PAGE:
Phil Glasgow 25:20
Yeah, anyone who knows me knows that that's, we'll start talking about mastery. It's something I love talking about you. I've always been, I've been fascinated by it all my life, I really have actually tell you where it started. So, you'll see behind me, you'll probably see part of the thing written on the wall, Seamus Heaney, who, who grew up just a handful of miles away, Nobel laureate board from Northern Ireland, grew up a handful of miles from where I grew up. And he studies, poor grade school and everything, but there's a there's famous poem is called digging. And there's a line in it, you know, he talks about, you know, he describes his father digging, okay, and there's this line with, you know, of how his father's dignity, by God, the old man could handle a spear is one of the lines in the poem. And then it finishes with the cord that's actually on the wall behind this is between my finger and thumb, the snot pie and rest and take with it. And growing up, I'm a country boy. And I can remember years ago, when I was a kid growing up, and my dad was digging. So anyway, I really identify with a lot of that. But my dad was taken, I can remember digging as well. They're really struggling, James. Been really hard, what is going on look at him. And it's effortless. It's like podium motion. But I remember, my dad said, you hold the spear like this, you know, apply the pressure to the log of the spear in this way. And actually, as I started to put it into practice, as he taught me, oh, hang on, there's an easier way to do something. When you could talk to someone, there's a skill. And actually, when you learn and master this thing, this thing then goes from feeling like work to feeling like something that is easier, and they're smooth, and there's a beauty to it. And so, I can remember that being quite impactful for me. And that I feel like that is the mantra of my life is like, I'm not taking what I have in my hand this pan that sets my hands Snug as a gun, I'll take with that, and he'll eat with that. It's you know, and he could humble a pen. Yeah, in the sense that he became a Nobel Laureate. And so that idea of taking time to really understand what you're doing to become a student of your craft, to constantly go, I think in a dialogue with your environment, and the tools and the materials that you're using to understand and say, how can I become really good at this? And who do I need to listen to? How can I get better at that? And so that is something that just really resonates with me. And so, when I see people who are good at what they do, I want to say, well, what are they do, I want to, I love to watch them, whether that's a craftsman making something, whether it's, you know, someone making cocktails and throwing things around, you know, that you see whether it's a sports person or a leader. When you see people who've taken time to really master their craft, will walk us into and how do you begin, and for me, that he began to understand that, and then you realize, I guess, coming full circle back to that idea of the day, and you realize that the spear became an extension of the person. And so, the thing that you do becomes an extension of who you are. But it doesn't define what you are.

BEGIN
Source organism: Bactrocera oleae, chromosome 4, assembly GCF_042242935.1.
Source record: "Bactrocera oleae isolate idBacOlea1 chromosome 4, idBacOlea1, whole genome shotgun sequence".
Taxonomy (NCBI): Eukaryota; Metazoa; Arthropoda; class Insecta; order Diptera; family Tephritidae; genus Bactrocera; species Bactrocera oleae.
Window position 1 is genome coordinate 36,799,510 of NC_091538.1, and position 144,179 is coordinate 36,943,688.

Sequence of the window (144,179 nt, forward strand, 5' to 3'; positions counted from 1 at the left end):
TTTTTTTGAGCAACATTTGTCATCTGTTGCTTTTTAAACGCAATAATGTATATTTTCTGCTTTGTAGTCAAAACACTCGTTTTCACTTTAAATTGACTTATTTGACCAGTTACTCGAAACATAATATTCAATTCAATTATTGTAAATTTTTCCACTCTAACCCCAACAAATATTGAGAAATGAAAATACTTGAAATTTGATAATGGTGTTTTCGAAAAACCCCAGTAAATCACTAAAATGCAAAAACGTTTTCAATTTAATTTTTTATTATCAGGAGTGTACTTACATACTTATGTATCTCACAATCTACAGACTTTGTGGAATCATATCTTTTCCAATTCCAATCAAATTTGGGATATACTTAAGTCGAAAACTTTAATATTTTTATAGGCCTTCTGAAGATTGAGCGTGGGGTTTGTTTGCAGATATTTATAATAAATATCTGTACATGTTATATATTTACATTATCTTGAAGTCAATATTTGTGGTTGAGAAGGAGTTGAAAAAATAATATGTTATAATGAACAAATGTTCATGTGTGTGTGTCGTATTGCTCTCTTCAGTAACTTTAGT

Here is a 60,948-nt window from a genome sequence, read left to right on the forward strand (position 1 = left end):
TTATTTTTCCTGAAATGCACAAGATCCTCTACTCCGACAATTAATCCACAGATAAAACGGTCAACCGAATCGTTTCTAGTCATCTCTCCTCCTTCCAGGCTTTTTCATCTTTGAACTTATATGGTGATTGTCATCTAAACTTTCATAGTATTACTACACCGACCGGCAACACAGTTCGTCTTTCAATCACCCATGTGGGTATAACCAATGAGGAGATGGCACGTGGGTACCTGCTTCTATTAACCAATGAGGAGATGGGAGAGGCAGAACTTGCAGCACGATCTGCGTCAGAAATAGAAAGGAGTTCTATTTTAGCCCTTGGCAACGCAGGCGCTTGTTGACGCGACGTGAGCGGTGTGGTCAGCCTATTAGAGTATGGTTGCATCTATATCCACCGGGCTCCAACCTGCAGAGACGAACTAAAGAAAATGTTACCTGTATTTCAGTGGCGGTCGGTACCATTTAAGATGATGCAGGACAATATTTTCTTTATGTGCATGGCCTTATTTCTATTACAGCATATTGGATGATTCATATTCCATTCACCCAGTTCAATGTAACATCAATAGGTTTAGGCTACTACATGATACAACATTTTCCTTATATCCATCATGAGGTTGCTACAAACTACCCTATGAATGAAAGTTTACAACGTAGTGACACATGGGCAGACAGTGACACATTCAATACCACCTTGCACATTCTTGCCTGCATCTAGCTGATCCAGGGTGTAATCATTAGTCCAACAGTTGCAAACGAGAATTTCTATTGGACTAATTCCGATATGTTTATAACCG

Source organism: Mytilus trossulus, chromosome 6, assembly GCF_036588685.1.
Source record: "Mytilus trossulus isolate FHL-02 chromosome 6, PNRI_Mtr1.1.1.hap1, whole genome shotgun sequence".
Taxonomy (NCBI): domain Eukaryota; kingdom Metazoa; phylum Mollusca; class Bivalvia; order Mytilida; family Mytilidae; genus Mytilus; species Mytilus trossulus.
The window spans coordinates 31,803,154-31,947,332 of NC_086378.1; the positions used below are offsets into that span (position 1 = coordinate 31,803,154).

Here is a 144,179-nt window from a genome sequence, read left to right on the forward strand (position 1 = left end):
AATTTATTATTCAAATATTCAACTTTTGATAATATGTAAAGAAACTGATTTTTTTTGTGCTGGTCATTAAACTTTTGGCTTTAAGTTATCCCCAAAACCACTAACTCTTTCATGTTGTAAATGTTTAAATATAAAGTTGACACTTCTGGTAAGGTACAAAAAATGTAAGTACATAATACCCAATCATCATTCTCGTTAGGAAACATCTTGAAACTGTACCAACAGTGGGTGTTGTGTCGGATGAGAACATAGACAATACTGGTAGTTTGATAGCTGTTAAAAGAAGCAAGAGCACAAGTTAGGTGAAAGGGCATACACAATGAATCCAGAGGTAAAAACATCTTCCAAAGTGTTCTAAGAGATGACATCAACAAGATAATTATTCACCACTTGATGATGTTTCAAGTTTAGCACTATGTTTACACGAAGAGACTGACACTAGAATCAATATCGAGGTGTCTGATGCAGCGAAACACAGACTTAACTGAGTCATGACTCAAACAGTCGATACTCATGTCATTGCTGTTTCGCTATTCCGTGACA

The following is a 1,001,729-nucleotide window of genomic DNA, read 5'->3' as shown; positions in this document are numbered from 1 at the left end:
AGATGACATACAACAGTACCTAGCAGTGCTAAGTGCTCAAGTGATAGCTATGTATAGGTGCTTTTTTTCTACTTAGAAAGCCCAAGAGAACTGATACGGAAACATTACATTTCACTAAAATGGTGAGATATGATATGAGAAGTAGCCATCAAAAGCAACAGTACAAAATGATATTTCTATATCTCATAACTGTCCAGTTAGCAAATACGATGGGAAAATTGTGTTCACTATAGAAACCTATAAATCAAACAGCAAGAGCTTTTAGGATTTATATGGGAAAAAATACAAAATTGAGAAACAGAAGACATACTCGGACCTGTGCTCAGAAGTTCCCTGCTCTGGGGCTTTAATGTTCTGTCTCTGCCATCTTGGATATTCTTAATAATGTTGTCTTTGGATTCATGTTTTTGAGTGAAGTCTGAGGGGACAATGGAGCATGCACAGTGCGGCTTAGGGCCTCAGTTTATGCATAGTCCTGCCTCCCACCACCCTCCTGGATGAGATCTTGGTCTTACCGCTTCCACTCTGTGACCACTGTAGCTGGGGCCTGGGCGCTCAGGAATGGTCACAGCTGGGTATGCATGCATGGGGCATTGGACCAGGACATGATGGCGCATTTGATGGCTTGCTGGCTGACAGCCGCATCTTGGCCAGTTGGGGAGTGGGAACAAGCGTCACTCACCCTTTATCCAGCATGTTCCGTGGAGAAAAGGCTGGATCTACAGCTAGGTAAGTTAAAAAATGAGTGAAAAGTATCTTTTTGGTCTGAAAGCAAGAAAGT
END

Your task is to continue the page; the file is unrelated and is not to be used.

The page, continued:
James Laughlin 28:43
I love that I see them as they are still powerful. What you just shared. And a couple of things came to mind as you shared that one was, you know, musician, sometimes you'll see a musician play, and you'll be like, whoa, that instrument is part of their body. And when they're playing, it's like they are one with the instrument. It's an extension. Same with the great athlete Serena Williams, just like that tennis racket belongs in her arm.
Phil Glasgow 29:08
Absolutely. Yeah, that's a really, that's a really great thing to do sort of spotlight there, James. I think, you know, the musician and, and Serena Williams who think of those as a good example, then what that does, it gives them the ability to express something of who they are, and to interact with the world in a different way that they wouldn't have been able to do before. The other thing and I'm doing a project at the moment with Professor Seamus Kelly from university colleagues in Dublin, and then also Professor Sean Dorrance Kelly. They're no relations whose dinner philosophy at Harvard and we're looking at the phenomenology of high-performance environments and that idea of what it means to be really good at things and these guys have looked a lot around Heidegger and mastery and craft and so on. But there's one thing that Sean would often say is that when you become a master and something, said, The World reveals itself to you in a different way. So, what I'm saying is Serena Williams sees stuff on a court in a tennis match, she's planned, she sees that all experienced in a different way than I will, and she feels different things from the head of her racket than I ever could, because she's become more attuned to your environment, and are able to pick up on the little subtleties. And then that enables you to interact and express yourself in a very different way.
James Laughlin 30:42
That's incredible. And I mean, I can relate to that from a musical standpoint of being a young drummer in Northern Ireland and learning what that was about and playing with bagpipers and figuring out all these basics. And then to a point where you're doing it for years, you're mastering skills to the point where you're thinking of the smallest of dynamic articulations, and how that feels and how that comes across. It's yet very, very much a journey of mastery.
Phil Glasgow 31:06